Gov. Dannel Malloy’s national profile has grown all the more prominent this week, as he can now claim one of the country’s most revered honors: the 2016 John F. Kennedy Profile in Courage Award.

On Monday, the John F. Kennedy Library Foundation named Malloy this year’s winner of the award in recognition of the work he has done for Syrian refugees in Connecticut. He will officially receive the award in May. New Haven made national headlines last fall when, in the wake of the terror attacks in Paris, Malloy accepted a family of Syrian refugees that had been turned away by Gov. Mike Pence of Indiana. Speaking in City Hall in November, Malloy said the choice to welcome the family had been a simple one, made out of his own Catholic moral conviction.

Malloy will receive one of the country’s most prominent awards for courageous public service in recognition of his welcoming stance. Malloy told reporters Monday that he was moved when he learned about his selection, adding that he hopes it will send a message to the nation during the presidential race about the importance of respecting religious freedoms and upholding the Constitution.

“I think that what I have always stood for is a more inclusive society where people recognize their obligations to each other — whether it’s on transgender recognition or other human rights issues, or on Second Chance Society or, quite frankly, standing up to a fair amount of ignorance on the refugee issue,” Malloy said.

The statement was a succinct summation of Malloy’s social philosophy as governor this year. His policies, including the Second Chance Society — his criminal-justice reform initiative — garnered national attention and earned him a seat next to Michelle Obama at the 2016 State of the Union. Malloy’s refugee policies stood in stark contrast to the attitude Pence expressed in Indiana. Following the Paris attacks, Pence said he would ban Syrian refugee families from entering Indiana until “the proper security measures are in place.”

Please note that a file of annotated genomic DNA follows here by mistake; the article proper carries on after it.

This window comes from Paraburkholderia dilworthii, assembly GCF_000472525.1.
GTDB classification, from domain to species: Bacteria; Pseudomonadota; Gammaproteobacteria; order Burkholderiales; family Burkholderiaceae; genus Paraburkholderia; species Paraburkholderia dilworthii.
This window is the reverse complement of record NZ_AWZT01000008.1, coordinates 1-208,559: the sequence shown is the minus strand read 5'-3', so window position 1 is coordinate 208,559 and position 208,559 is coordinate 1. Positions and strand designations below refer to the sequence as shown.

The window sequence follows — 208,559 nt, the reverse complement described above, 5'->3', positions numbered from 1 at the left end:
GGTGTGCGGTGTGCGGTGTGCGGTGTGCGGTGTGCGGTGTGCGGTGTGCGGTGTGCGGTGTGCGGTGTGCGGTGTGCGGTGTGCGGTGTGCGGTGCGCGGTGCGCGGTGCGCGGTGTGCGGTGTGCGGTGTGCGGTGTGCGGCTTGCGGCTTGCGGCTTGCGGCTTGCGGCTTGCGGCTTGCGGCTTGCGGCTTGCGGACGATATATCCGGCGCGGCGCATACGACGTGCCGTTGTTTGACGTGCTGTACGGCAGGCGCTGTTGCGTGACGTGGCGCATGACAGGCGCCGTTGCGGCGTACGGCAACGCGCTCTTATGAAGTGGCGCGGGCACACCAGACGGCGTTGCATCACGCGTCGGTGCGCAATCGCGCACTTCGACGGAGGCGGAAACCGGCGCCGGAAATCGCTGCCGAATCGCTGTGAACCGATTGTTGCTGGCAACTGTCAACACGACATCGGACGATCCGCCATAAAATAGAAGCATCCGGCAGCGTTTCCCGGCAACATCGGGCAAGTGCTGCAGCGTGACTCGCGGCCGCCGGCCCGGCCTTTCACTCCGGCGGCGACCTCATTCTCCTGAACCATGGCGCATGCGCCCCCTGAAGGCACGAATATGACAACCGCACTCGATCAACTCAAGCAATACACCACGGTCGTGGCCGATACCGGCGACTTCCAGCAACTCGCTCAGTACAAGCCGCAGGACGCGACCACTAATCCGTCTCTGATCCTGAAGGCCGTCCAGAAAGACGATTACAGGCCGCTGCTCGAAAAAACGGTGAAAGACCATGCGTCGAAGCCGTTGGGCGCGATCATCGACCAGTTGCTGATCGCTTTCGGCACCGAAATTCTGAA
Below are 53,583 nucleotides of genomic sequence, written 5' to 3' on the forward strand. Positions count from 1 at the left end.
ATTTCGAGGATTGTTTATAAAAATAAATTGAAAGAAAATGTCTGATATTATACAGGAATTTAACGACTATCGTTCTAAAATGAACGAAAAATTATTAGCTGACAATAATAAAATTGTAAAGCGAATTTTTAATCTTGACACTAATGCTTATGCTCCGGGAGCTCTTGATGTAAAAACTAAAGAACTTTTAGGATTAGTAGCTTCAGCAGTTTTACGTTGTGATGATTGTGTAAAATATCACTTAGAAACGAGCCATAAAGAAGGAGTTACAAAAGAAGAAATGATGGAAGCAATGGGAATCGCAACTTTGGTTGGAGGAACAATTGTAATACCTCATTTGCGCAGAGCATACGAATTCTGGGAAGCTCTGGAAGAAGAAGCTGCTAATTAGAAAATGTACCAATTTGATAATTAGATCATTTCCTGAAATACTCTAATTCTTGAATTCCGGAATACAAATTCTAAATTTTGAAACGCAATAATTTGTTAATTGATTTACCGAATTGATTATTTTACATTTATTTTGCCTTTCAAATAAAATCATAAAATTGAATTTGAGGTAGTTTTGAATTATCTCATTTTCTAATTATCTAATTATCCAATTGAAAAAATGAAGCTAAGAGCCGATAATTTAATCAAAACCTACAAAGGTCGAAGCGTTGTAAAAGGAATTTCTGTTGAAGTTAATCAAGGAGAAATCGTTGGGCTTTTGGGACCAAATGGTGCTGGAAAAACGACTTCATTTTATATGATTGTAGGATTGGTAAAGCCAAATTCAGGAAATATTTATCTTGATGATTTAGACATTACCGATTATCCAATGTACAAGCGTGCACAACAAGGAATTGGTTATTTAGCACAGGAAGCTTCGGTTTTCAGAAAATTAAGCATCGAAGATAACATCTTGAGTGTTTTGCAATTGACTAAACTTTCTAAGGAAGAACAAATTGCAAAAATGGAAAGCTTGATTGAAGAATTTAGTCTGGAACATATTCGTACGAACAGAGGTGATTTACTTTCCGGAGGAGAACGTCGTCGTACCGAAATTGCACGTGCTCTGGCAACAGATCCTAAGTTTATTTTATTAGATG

Malloy’s action in November resonated across the country. Malloy, who received phone calls from dozens of people, said one of the most moving was from Cardinal Timothy Dolan, the archbishop of New York.

Jack Schlossberg ’15, President John F. Kennedy’s grandson, said in a statement released by the foundation that Malloy’s acceptance of Syrian refugees emulated the attitudes of his grandfather, a fellow Irish Catholic.

“Malloy took a stand against the hateful, xenophobic rhetoric,” Schlossberg said. “In doing so, he put principles above politics and upheld my grandfather’s vision of America that, he said, ‘has always served as a lantern in the dark for those who love freedom but are persecuted, in misery or in need.’”

Malloy is the second governor of Connecticut to receive the award. One of his predecessors, former Gov. Lowell Weicker ’53, won the award in 1992 for demonstrating the political courage to raise taxes at a time when he was deeply unpopular in the state. The irony was not lost on Malloy — who vowed at the press conference not to raise taxes to alleviate the state’s daunting budget deficit.

But despite the tense political atmosphere in Hartford, where the state faces a $900 million deficit for the upcoming year and hundreds of layoffs for state workers loom overhead, Malloy told reporters Monday he still relishes his job.

“I’m really energized,” Malloy said. “I enjoy being the governor, I enjoy working, I enjoy taking on these issues. And when I can take on Second Chance issues, or stand up with the gay and lesbian and transgender community, or bring solace to a mosque that’s been fired on … I’m happy. Don’t anyone think I’m unhappy.”

Malloy said the family in New Haven is doing well in adapting to their new home — the parents are taking English-language classes, and their son is enrolled in a local school.

More refugees — though not many — have arrived to Connecticut from Syria in the months since the Paris attacks, Malloy said, and the state has no plans on letting up.

Malloy will receive the award in Boston on May 1.